• Without sounding like a bit of a busybody knowitall – Amy Winehouse didn’t die of a drugs overdose x

  2. So true, more sadness was expressed at Cilla Black’s death than at the tragic death of the pilot who was displaying at Carfest North on Saturday, a 39 year old man at the pinnacle of his career who leaves behind a wife and young daughter xx

  3. I agree that the word “Shocking” is misplaced here, although I’ve not seen it used in the context of Cilla myself. I will be conducting a funeral for a lady who died aged 52 having had a fall from her horse. She wasn’t expected to die as a result of her injuries, even though they were serious. A blood clot found its way from her leg to her heart, however, and killed her. This, then is “shocking” to the family as they though they’d “got away with it”. I wonder whether Robin Williams’death was shocking to those who really knew him.

    • Thank you Helen, I agree that the case of the lady you are looking after is rightly shocking, on many levels. There will always be a shock where something is unexpected, that is natural. The media likes to ‘shock’ us with news all the time and my point is more that we shouldn’t act so surprised that our elderly loved ones die – although I suppose these days, 72 isn’t considered to be elderly anymore! Knowing my daughter died aged 12, I now find it hard to believe that I will live to old age whereas before I pretty much expected to!

  4. I absolutely love that quote. I too am a bit confused by the word shock as you don’t kno anything about the state of her health but it is sad nonetheless
    But how the media sensationalises it and publishes very personal detail such as the position she was found, is rather crude in my opinion x

  5. Spot on post. The media attention around such events is really frustrating. Cilla’s death is sad, just like the death of anyone is sad. It’s certainly not ‘shocking’ – as ever the media prefers hyperbole to sensible reporting xxx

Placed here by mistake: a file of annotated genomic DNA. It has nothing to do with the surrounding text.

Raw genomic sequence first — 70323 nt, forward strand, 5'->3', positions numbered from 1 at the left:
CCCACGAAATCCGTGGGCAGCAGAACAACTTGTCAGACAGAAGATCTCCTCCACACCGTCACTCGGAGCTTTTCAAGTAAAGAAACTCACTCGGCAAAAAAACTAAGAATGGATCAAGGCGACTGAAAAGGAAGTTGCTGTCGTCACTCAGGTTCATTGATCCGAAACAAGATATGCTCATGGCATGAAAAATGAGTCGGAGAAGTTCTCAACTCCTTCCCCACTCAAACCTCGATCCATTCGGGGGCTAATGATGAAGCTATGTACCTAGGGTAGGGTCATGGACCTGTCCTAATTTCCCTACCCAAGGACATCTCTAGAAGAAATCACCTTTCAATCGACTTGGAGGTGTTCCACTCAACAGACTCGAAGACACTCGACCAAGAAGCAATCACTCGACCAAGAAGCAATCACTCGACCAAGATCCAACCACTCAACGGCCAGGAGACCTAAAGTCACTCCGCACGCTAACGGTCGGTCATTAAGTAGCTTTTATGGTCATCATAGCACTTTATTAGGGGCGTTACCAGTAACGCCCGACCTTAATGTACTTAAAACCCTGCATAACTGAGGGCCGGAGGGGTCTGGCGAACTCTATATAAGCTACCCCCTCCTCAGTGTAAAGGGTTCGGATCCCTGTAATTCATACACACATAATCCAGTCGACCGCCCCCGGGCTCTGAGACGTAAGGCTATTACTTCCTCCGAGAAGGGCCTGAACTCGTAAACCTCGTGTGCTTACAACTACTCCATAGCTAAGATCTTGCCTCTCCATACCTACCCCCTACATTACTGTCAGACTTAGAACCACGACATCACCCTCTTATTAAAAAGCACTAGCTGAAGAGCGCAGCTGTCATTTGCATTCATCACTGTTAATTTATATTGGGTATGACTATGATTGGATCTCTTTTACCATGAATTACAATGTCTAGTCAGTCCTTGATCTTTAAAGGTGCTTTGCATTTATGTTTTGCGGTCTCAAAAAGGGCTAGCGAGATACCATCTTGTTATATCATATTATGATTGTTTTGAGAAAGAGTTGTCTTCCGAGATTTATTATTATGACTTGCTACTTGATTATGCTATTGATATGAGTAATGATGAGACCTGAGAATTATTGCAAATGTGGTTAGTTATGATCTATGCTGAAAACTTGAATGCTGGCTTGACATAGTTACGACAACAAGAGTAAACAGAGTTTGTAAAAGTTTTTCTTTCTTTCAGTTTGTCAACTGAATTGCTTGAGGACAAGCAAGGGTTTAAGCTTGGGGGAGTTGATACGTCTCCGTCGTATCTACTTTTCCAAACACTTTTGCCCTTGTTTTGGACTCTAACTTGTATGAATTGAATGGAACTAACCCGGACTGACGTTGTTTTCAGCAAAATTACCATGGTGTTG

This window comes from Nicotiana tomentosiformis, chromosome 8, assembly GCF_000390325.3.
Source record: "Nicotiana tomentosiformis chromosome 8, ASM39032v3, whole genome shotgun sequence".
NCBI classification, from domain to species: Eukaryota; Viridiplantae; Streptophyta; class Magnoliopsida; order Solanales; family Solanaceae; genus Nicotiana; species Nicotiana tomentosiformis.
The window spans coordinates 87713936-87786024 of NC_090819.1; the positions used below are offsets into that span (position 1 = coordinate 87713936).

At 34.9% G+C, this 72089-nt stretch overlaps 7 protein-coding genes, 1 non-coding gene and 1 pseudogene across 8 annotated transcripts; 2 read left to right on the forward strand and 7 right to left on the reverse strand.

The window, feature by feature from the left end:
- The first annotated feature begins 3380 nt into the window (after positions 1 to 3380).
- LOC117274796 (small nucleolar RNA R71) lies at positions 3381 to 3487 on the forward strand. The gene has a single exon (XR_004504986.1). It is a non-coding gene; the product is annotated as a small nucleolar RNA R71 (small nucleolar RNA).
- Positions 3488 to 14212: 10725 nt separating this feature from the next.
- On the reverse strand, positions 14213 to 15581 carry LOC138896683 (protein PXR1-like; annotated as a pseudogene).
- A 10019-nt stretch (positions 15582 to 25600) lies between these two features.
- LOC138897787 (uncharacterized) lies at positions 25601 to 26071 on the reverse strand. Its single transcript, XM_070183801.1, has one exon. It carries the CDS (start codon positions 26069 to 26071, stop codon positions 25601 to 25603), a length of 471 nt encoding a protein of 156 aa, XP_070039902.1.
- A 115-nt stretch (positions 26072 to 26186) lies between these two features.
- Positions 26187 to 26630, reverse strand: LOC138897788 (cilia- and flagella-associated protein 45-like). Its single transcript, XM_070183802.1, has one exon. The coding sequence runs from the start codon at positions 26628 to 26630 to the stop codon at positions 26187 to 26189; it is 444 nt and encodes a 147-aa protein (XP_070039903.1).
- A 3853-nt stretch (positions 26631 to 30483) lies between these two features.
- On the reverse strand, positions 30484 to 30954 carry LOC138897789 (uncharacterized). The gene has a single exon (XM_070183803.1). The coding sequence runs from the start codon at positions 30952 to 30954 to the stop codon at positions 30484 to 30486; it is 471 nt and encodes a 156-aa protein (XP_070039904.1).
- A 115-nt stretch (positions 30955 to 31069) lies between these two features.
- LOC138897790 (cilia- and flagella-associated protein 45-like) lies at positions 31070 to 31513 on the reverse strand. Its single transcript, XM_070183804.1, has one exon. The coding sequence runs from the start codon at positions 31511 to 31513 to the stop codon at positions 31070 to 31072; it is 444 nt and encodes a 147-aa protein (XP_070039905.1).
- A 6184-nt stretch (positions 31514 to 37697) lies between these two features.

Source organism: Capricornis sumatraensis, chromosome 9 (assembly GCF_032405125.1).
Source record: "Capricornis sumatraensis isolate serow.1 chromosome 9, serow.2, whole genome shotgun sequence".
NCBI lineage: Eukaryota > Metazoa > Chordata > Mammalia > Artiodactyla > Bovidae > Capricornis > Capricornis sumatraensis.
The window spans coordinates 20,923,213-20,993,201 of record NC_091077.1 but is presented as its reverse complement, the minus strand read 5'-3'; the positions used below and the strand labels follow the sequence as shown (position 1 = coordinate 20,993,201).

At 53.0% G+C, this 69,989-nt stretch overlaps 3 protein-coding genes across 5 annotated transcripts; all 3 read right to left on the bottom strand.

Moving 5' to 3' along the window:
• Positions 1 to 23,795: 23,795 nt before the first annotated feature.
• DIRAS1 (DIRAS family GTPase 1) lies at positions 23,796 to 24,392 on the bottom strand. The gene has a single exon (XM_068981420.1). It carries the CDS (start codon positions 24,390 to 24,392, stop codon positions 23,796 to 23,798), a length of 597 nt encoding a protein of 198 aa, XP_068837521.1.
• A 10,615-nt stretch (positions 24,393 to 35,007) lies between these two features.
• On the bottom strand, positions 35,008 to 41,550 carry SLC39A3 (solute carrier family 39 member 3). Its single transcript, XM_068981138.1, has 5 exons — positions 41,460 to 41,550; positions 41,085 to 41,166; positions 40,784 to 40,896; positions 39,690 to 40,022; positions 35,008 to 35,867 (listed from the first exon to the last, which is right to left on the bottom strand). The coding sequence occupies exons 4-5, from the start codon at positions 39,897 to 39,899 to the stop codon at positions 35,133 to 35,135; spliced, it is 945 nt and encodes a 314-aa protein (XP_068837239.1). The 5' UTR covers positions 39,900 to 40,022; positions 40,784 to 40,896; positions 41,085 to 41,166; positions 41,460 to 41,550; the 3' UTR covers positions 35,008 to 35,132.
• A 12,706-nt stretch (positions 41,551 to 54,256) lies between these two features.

6. I think that anybody who has experienced the pain of losing their child will feel the same way as you. Losing a child must change your perspective and it’s totally understandable how flipping annoying it must be to read stuff like this in the media. Mum died at 72 (like Cilla) but I have to say that I was shocked when she died simply because she hadn’t been ill. In hindsight, she was a 72 year old smoker who kicked cancer’s bum five years previously. I think she did pretty well, considering. The media loves to sensationalise everything. Blimey, they even manage to make stories out of footballer’s wives pushing a supermarket trolley so a death is going to get some major hamming up. For me, I see a nice lady who treated people with respect and never forgot where she came from. I’d like to think that she popped up in heaven shouting ‘SURPRISE SURPRISE, I’m ‘ere chucks’.
    A very thought provoking post, lovely. X

    • Thank you for your insightful comment! I’m sorry that you lost your mother when you did and can understand your view. The shock is always there with any sudden death. I think the media just uses it as a tactic and then celebs jump on the bandwagon saying how ‘young she was’ when really she wasn’t, and yes really people do stop living, every day! It made me chuckle at the thought of Cilla shouting ‘Surprise, Surprise’ up in heaven! 🙂

  7. The loss of a child is unfathomable. Thank you for your blog that captures that painful experience in a way we can all understand and please accept my sympathy for your loss. My loss was of a husband/lover/friend. My beloved died at age 62 which was ‘shocking’ only because nobody else in his family has ever had cancer plus both his parents are 90 years old and in robust health. Scott embodied Being Here Now. We both firmly believe(d) that none of us knows how much time we have on this planet and we need to make the most of what time we have. Why do we put such stock on celebrity deaths? Because they are iconic figures and we need archetypes to explain a universal concept. However I think there is more to it…we so-called “baby boomer” generation are fast approaching our own demise. I predict we will be hearing more about death and dying as an experience that we self-centered boomers are going through. Perhaps in the coming years as more discuss death and dying it will be considered not such a taboo topic anymore.